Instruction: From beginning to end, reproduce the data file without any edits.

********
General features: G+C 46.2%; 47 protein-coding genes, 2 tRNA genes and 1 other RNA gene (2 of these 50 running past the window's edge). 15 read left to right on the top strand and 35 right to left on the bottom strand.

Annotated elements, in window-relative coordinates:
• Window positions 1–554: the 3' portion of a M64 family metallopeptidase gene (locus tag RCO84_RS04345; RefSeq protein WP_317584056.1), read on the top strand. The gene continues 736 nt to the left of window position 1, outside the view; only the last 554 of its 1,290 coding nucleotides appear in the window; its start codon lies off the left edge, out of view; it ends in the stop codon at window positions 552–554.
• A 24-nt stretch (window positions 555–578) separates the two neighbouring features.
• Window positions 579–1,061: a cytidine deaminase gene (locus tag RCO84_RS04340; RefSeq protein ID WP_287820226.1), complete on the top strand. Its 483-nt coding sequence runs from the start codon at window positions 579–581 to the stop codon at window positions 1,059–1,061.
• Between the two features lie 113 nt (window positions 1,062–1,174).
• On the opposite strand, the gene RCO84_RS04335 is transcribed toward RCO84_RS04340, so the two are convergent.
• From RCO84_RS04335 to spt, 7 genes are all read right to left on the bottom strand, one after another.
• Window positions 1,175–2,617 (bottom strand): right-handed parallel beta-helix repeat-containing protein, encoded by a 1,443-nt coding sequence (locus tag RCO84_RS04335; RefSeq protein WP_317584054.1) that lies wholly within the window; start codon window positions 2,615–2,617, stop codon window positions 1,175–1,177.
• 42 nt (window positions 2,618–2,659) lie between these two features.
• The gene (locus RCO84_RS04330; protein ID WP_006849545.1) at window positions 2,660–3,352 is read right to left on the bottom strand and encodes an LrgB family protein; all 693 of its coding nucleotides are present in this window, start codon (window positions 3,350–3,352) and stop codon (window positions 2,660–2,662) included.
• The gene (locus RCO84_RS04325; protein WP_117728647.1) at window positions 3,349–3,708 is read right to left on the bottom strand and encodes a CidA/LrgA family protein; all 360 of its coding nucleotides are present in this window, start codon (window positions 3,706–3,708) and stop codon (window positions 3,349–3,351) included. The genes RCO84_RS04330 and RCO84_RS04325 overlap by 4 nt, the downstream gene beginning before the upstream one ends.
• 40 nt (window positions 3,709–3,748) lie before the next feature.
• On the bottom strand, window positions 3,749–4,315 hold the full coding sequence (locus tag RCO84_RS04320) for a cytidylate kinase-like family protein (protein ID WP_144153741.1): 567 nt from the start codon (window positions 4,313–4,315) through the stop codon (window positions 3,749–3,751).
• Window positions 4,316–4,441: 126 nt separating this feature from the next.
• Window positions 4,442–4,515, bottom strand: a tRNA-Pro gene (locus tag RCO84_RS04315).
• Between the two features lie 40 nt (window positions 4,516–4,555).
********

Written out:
General features: G+C 46.2%; 47 protein-coding genes, 2 tRNA genes and 1 other RNA gene (2 of these 50 running past the window's edge). 15 read left to right on the top strand and 35 right to left on the bottom strand.

Annotated elements, in window-relative coordinates:
• Window positions 1–554: the 3' portion of a M64 family metallopeptidase gene (locus tag RCO84_RS04345; RefSeq protein WP_317584056.1), read on the top strand. The gene continues 736 nt to the left of window position 1, outside the view; only the last 554 of its 1,290 coding nucleotides appear in the window; its start codon lies off the left edge, out of view; it ends in the stop codon at window positions 552–554.
• A 24-nt stretch (window positions 555–578) separates the two neighbouring features.
• Window positions 579–1,061: a cytidine deaminase gene (locus tag RCO84_RS04340; RefSeq protein ID WP_287820226.1), complete on the top strand. Its 483-nt coding sequence runs from the start codon at window positions 579–581 to the stop codon at window positions 1,059–1,061.
• Between the two features lie 113 nt (window positions 1,062–1,174).
• On the opposite strand, the gene RCO84_RS04335 is transcribed toward RCO84_RS04340, so the two are convergent.
• From RCO84_RS04335 to spt, 7 genes are all read right to left on the bottom strand, one after another.
• Window positions 1,175–2,617 (bottom strand): right-handed parallel beta-helix repeat-containing protein, encoded by a 1,443-nt coding sequence (locus tag RCO84_RS04335; RefSeq protein WP_317584054.1) that lies wholly within the window; start codon window positions 2,615–2,617, stop codon window positions 1,175–1,177.
• 42 nt (window positions 2,618–2,659) lie between these two features.
• The gene (locus RCO84_RS04330; protein ID WP_006849545.1) at window positions 2,660–3,352 is read right to left on the bottom strand and encodes an LrgB family protein; all 693 of its coding nucleotides are present in this window, start codon (window positions 3,350–3,352) and stop codon (window positions 2,660–2,662) included.
• The gene (locus RCO84_RS04325; protein WP_117728647.1) at window positions 3,349–3,708 is read right to left on the bottom strand and encodes a CidA/LrgA family protein; all 360 of its coding nucleotides are present in this window, start codon (window positions 3,706–3,708) and stop codon (window positions 3,349–3,351) included. The genes RCO84_RS04330 and RCO84_RS04325 overlap by 4 nt, the downstream gene beginning before the upstream one ends.
• 40 nt (window positions 3,709–3,748) lie before the next feature.
• On the bottom strand, window positions 3,749–4,315 hold the full coding sequence (locus tag RCO84_RS04320) for a cytidylate kinase-like family protein (protein ID WP_144153741.1): 567 nt from the start codon (window positions 4,313–4,315) through the stop codon (window positions 3,749–3,751).
• Window positions 4,316–4,441: 126 nt separating this feature from the next.
• Window positions 4,442–4,515, bottom strand: a tRNA-Pro gene (locus tag RCO84_RS04315).
• Between the two features lie 40 nt (window positions 4,516–4,555).